the case of certan Individual mile

colonial

Many of the colonies proceeded

once

adopt flag designs.

these, often for the reement.

some

oficer,

and

theIr

sutches were oblations

stron

heart. The desiens w

humer

accoI

particular sentiment favored Dy

Tammously

main the fas

the upper comer

neurest

one

star a Dine Liet.

that Bunker Hill was fought under

red 1a8,

bearinz the

motto:

"Come.

you

the Government did not fur-

12 0

har use

durine

inA

great strugzle and

were used wore: more or less

less cue lo the lact that there was

lute to Dol the Un.on or stares

together and the Amerioan Fathers

problems

maev

round

do to supply food and trans-

and all Washington could do acoul

Was to asK the Colonels to

color

or such design as might be agrce-

DICI

on two instances recorded where

surg

and strinee

ipcion

the batticfeld.

une

was at the Baltle of, Cowpers

General Andrew Pickens

ommanne.

me

other

Dont

tread

Mrs. Ross and the Flr

Commitee

atutudes, or endless duration.

Her

eve ls exceedinely

r origar and winn.

preserved and suspended

in

the Congress room."

our

eyelids-emblem

She never begins an attack, and she

-embiem of mag.

the 128 known as

rehp

Union." was displaved

on n

Jubery D,

"icore Rex ad

courage.

use never

wounds even

enemies

bertles of America"

side,

and

"NO

Popery

generout

gives them warning not

, tread on her

which

matic of the spirit or the people

who inhabit her country," (the rat-

crosses of Saint George

Andrew

was aIs0 asoye on

the famous Libertv Tree on Boston

omon.

1775

urst.

dIs-

appears apparently weak and

her weapons are for-

rallies are abu

played by Colonel Moultrie

Scor

JAckson

170

oral beauty.

des.d

suntorm

that they can not be asconnecter

Dreakine mem

10 sieces

Moultres commana

shad was

outrie

bla.

Impossibillty

amerIcn

of States

s.age ratue Will

WaS

sound alone. but a ringing

while

feld. wit a

startle the boldest man alve.

center

colonee

Mounn

har

inned aren

other in

resIsu

vrany

Colonel Christopher

uausen.

chin-

bullders at Little Salem with their

pine tree

masts. thai

Carounas

matriots

sociuca inqc

presented to the Contluental Con

sevoral

"an

eezant

standar

enie

bearing on a handsome

neIg

rames

WALD

that a,

EBunker

HIll

sandards

various

device

•erg use

staled that the americans disar

tus or-

dered

WILD

the

George, the ground being blue and

30

thirteen stripes, Alternately red

and white: that the Union be thir-

leen stars, white In A

"blue feld.

representing a new constellation

gun

include a lyre,

arouped.

as symbolIzing

the constel-

sure

stands for harmony.

There

nothing

about

t019

FlaR

perfect. and beautiful

and the result the nearest in

Dav.

Ity o' the Republlc idea.

The blue

sheld

was maren from

Covenan.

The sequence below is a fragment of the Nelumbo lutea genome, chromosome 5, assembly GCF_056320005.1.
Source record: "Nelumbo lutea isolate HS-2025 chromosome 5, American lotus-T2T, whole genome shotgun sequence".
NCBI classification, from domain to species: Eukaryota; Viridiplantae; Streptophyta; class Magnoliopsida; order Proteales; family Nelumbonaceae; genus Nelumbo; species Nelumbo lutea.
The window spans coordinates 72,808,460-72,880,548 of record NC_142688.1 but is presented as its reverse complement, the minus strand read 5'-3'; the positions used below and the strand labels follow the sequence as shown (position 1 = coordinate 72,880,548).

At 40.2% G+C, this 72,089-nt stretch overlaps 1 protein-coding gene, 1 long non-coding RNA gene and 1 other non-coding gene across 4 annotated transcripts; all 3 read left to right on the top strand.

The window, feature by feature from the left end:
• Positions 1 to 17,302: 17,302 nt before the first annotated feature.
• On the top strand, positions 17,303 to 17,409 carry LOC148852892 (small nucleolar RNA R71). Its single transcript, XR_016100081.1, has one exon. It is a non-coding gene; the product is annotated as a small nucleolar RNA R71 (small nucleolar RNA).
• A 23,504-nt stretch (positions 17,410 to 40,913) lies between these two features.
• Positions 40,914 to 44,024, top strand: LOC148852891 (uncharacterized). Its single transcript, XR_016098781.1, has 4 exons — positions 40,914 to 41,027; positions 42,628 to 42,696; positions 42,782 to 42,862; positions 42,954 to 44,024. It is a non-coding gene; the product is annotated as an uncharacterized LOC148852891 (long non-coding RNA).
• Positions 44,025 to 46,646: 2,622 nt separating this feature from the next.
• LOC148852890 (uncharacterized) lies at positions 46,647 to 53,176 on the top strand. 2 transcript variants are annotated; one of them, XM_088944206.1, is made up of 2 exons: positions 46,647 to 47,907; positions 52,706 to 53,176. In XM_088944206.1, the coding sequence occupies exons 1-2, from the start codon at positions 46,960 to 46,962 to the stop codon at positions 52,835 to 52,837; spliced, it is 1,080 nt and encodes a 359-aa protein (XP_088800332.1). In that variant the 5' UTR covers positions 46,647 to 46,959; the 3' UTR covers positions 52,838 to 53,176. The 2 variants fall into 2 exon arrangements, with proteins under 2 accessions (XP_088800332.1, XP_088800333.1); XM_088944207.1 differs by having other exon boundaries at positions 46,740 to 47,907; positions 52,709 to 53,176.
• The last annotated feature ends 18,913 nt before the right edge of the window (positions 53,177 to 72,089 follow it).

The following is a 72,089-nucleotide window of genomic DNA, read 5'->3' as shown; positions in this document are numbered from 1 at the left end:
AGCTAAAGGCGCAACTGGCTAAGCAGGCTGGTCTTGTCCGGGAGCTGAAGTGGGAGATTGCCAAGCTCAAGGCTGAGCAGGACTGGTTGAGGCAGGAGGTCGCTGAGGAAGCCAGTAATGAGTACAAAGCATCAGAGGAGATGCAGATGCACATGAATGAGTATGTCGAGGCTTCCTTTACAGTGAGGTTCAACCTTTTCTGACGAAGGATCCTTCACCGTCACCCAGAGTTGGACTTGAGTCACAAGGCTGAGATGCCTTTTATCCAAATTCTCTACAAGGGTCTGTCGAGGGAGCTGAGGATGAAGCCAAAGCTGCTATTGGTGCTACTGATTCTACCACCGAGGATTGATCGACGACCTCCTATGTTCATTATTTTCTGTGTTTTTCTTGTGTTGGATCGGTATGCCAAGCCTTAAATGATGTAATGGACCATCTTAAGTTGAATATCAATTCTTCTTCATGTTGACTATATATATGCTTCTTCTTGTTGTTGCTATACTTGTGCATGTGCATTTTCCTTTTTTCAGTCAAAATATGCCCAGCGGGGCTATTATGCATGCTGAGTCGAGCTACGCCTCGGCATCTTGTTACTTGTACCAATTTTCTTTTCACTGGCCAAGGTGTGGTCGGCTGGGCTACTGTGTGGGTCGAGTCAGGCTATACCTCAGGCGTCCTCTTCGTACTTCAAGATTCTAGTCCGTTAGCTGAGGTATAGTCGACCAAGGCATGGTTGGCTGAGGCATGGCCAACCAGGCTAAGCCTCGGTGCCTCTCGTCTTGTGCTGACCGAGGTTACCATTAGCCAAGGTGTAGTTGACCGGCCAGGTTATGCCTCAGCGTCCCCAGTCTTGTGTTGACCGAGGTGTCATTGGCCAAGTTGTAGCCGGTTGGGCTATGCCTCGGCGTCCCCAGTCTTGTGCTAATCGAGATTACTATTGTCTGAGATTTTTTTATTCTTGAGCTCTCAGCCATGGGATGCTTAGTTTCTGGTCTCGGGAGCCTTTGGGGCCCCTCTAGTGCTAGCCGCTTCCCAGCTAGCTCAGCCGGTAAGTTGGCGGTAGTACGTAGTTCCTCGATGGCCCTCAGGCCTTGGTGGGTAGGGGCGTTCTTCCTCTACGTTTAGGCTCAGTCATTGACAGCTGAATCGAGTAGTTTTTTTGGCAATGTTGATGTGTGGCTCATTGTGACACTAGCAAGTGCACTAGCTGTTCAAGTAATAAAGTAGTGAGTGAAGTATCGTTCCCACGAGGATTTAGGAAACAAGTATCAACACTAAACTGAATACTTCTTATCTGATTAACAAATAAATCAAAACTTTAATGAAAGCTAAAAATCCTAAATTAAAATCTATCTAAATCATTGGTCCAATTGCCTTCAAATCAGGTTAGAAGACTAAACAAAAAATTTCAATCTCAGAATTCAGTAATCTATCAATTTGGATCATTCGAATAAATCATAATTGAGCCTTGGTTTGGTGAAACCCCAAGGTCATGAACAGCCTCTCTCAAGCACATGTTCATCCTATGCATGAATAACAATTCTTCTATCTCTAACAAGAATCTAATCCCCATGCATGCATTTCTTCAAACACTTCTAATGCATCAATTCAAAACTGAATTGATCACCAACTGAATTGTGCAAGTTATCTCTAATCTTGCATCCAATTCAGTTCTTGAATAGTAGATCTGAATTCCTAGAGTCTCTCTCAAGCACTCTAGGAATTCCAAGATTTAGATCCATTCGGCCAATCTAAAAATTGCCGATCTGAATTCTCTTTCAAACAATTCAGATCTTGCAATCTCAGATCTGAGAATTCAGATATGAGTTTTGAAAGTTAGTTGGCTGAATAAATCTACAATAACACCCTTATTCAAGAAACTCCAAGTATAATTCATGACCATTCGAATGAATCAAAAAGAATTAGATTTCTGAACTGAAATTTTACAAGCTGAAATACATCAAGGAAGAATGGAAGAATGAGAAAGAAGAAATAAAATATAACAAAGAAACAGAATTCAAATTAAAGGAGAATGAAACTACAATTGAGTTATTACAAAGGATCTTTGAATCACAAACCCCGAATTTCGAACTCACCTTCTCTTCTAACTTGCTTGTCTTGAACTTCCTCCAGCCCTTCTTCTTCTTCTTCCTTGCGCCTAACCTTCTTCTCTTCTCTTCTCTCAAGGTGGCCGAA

expressive of the league and cove-

ance and perseverance and Juscice.

circle, symoolizing the perpetuity

.. wie cIrci

10 51900

The 8X-pointed star.

eternity.

which

aesm

commosed

two pyramids

Explan sIgn

eternity the Dya'

mid-triangle having ncther DekIn•

nine

and

also denoun.

changed to the fve-polnted star as

resue

la line the

showed the subordinatton of

thA

Union

and the dependence of

sutes

each other.

The three

other whe

while for purity, the blue for truth

the sense of Justice),

and the

red beins the color of deflance

ing-the stimulating, primitive, life

blood of humanity

lariye,

has called the lag of

"the divide

1031

duty, ol

heroic dan. u frecoon

or touen

realest realties in the world

Among these early

there are

Ane

used by Rhode Island, founded

on her colonial emblem. bearing

UNITEOR DIE

anchor and the sentiment "Hope.

slar8 On

blue field.

aa 1s

frst flag bearing"the unit, thirtren

nas

used oy (0

Philadelphia

ITOOD

The

malesn

Sweats dorse had In

design

Franklin

(nreen

with thirteen cords.

canton thirteen horizontal blue and

accorn

unn

tonal religious belief.

Inscribes

standards.

engann.

fren

record

drums.

motto

ratan.

400

who transplanted us

Sixth Century,

when St. AugUsunG

wIl

Maccashcota

and

preach

her emblemadonaso le Dune a chul

earliest crusaders camo in Droces-

canterouy.

been

Englah flar

mnem

When

the colonies began lo

Man

raucous conicanceo

fag

SaI

ouserved in cosan

unjust, nags that expressed

Rhenever 2 regiment

receivee

One

recA

their precervalon

an

the pleture of

HAlu

san

ere were uny

o inas or the colonies.

molo

United.

CAl

TUnA

and

sandin

men

dente canddared

a0 sCrpenL

Used

wasn

essie i i spse si s. sip siesie sipsp sie sip sip si s sfe siesie sp sip spafesiesip

The Liberty Flag of 1775.

Thererse

side a

stance

the Battle of

Guilford

Court

While

we.C

composed of stars and stripes. ther

in arrangemenu.

One ha0

rega

stars

stripes,

circle and

center

a due grouna

Wale

the

other far had red and blue stripes

thirteen

blue

elght-pointed

stars on a white

or

al these lags, the one that

«noun 18 clad

various y

the Grand

von.

striped Union, and the Cambridge

fat.

Il apparently received the ap.

probation

of General Washington

for It was lying from the flagsta

Cambridge,

sire had

cine

thirteen horizontal red

ote.

and

thc Union Jack or the

Kingdom of Great Britaln

The oriein of this fax 1s

unknown

Over two yeurs.

WAS

heard around the world

ured.

And

bear altar

Dranrakon

Independence,

Constess

OMLILY.

Pine Tree Flar

S Banker

Unholder" for years and

was a mayo

the gentry.

l6 Was Who suggested the five-polnt